This past week they managed to outdo themselves by showing affection by not only not holding hands as they walked together, but they jumped up and down and hugged each other while celebrating a win! Now, unless these two are distant cousins or in elementary school, usually when you like someone in a special way you generally want to show your affection for them by wanting to oh, I don’t know, KISS THEM! Fox defeated Sasha Banks this past week on Raw, and Dar defeated Gran Metalik on 205 Live. The result was their embracing in a manner that seemed choreographed by that grandmother that makes you feel uncomfortable because her hugs hurt. Only in this instance, it is watching them on-screen that is painful to watch.
Super Villains were strangely brilliant
Villains have been around for as long as wrestling fans can remember. For every good guy, there is a bad guy wanting to prove themselves and put their nemesis in their place. When you think of classic villains you can think of Hollywood Hulk Hogan when he faced Sting, or Randy Savage when he faced Hulk Hogan. It was always clear that in order for there to be a really strong bad guy, there needed to be a good guy that was there to balance it out. This past Friday, May 12th, Ring of Honor aired their annual War of the World pay per view. In the course of this event, which brought with it what was believed to be the last match of Adam Cole’s time in ROH. While that hasn’t been confirmed, what is confirmed is Cole’s status in a particular group that reigns in both New Japan Pro Wrestling and Ring of Honor.
At the end of Cole’s match against Hiroshi Tanahashi, the former three-time ROH champion was met with ‘Thank you Adam’ chants from the fans in attendance. However, what happened next wasn’t seen coming. Initially, there was a tease that the Young Bucks were turning on Cole, but that resulted in an embrace. Then, the lights turned out and Kenny Omega, the leader of the Bullet Club in Japan, appeared on the screen and publicly fired Cole, also stating that every story needs a villain. When the lights came back on, Marty Scrull appeared in the ring, and he and the Young Bucks beat down Cole, officially ending his time in the Bullet Club. Not only was that a turn we didn’t see coming, it was also strange in that we weren’t sure of its initially fit.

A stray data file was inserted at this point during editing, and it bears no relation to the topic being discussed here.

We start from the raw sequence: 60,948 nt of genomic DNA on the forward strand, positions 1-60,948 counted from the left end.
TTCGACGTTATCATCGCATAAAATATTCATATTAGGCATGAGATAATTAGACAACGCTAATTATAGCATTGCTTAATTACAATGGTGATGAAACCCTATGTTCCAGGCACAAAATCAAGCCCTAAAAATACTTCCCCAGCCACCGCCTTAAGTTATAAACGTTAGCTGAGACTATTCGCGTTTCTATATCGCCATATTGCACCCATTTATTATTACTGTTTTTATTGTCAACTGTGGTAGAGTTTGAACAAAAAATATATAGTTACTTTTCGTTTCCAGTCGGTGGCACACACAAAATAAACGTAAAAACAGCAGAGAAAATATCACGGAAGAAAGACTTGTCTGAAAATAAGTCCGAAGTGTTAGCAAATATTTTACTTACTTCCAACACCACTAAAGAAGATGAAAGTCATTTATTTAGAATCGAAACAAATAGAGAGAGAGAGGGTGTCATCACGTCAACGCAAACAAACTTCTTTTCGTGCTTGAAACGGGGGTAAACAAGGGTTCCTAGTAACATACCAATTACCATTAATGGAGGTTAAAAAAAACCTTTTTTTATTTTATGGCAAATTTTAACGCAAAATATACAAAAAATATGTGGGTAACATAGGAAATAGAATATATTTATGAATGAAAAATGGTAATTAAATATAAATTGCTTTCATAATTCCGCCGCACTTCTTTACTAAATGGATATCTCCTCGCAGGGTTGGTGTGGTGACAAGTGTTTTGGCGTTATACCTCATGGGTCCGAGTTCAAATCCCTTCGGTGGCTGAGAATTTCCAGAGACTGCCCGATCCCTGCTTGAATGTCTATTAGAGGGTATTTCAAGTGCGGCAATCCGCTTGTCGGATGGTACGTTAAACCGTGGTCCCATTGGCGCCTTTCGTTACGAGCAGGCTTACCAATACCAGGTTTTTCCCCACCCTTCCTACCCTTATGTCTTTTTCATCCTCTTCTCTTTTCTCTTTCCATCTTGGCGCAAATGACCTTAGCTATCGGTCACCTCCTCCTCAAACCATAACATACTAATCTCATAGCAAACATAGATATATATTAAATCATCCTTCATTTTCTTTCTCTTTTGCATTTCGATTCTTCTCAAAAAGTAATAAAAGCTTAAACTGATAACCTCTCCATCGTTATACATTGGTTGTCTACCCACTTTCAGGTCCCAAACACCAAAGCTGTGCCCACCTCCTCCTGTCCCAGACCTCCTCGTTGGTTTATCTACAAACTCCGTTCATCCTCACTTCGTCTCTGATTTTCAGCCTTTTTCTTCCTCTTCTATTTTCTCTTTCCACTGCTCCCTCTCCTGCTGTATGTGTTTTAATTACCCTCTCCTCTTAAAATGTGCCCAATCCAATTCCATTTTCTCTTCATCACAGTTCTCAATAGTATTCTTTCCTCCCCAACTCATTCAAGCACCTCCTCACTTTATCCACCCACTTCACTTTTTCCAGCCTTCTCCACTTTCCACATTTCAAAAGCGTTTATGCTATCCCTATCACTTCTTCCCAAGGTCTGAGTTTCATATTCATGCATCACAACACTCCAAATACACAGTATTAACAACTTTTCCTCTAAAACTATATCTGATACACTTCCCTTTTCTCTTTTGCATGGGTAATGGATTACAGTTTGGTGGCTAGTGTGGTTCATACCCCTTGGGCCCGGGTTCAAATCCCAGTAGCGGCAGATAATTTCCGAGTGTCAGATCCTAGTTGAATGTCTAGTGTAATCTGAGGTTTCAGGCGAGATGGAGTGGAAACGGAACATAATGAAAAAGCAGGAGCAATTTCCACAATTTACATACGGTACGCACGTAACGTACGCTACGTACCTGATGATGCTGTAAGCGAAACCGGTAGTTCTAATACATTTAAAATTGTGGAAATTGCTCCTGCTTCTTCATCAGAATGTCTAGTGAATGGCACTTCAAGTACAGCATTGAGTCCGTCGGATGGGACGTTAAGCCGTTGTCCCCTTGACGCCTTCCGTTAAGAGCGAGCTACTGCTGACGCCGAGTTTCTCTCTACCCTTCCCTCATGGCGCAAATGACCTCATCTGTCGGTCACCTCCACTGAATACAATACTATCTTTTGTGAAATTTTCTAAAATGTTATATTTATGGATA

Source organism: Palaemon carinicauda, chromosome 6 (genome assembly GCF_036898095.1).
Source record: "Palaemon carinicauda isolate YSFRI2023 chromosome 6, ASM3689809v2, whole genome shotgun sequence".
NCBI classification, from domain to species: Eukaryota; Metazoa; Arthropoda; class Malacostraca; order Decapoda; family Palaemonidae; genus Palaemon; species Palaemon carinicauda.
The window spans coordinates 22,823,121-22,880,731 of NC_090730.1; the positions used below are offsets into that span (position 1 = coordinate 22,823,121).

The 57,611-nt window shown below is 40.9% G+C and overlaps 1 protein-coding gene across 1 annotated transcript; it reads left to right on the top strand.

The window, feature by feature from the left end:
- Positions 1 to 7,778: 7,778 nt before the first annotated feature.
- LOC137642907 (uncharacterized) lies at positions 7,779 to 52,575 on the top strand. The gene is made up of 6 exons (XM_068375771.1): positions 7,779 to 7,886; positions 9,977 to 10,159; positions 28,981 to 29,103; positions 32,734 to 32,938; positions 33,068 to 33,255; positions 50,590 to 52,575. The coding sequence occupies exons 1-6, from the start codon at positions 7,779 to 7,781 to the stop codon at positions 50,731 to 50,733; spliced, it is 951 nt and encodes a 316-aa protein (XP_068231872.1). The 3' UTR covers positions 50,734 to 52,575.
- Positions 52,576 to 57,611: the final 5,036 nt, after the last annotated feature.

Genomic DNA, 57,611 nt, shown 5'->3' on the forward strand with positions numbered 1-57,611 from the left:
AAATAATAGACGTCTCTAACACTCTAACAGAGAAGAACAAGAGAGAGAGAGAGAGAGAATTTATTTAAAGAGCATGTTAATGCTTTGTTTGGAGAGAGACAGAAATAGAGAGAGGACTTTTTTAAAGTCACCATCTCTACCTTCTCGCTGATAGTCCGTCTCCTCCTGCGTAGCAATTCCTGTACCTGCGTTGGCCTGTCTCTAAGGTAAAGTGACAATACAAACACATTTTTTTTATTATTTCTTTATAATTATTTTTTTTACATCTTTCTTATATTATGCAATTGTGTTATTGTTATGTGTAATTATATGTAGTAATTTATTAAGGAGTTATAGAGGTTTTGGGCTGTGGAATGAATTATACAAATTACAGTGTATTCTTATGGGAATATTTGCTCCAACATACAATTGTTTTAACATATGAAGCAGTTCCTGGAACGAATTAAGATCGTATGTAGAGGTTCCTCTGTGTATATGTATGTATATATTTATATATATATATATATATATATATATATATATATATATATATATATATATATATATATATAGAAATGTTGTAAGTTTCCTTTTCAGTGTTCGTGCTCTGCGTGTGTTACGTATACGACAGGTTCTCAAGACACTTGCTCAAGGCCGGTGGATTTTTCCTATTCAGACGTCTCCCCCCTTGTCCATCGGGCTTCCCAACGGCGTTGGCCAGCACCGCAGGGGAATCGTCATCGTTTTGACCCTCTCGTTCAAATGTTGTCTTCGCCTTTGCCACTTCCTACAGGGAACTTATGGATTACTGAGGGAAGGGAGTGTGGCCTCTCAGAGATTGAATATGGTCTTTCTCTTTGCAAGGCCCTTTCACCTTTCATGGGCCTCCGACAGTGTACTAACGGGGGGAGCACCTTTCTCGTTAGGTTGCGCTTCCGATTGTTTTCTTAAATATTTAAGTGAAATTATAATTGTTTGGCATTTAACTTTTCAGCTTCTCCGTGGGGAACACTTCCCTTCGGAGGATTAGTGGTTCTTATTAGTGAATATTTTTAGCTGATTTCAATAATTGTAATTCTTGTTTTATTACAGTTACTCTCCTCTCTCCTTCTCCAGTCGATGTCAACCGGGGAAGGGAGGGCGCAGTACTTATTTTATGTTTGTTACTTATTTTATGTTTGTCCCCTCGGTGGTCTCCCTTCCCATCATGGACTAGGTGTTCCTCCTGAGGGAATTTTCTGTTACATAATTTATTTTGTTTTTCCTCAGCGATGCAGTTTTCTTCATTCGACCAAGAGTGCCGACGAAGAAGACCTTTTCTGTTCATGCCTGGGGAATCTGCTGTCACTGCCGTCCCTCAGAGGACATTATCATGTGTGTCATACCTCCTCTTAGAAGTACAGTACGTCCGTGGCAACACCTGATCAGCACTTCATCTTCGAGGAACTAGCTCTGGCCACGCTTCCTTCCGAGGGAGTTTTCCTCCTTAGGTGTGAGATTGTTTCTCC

Something that tends to happen a lot during today’s wrestling matches is the risks talent take in and out of the ring. Whether they are leaping off the top rope or hitting moves from inside the ring to the floor, they frequently take to the air. However, a term that has gained steam is simply the word ‘…dive’. We aren’t talking about stage dives into the audience, or from a diving board into the deep end of the pool. When we discuss ‘…dive,’ we are referring to recent comments made by Randy Orton that has gained as much ire from fans as it has from some of today’s promising talent.
For those unaware, Orton voiced his criticism on social media about today’s independent wrestler tendency to dive and perform gratuitous high spots, and not tell a story during their matches. That they perform these spots in a manner that doesn’t make sense or even serve a purpose in the grand scheme of things.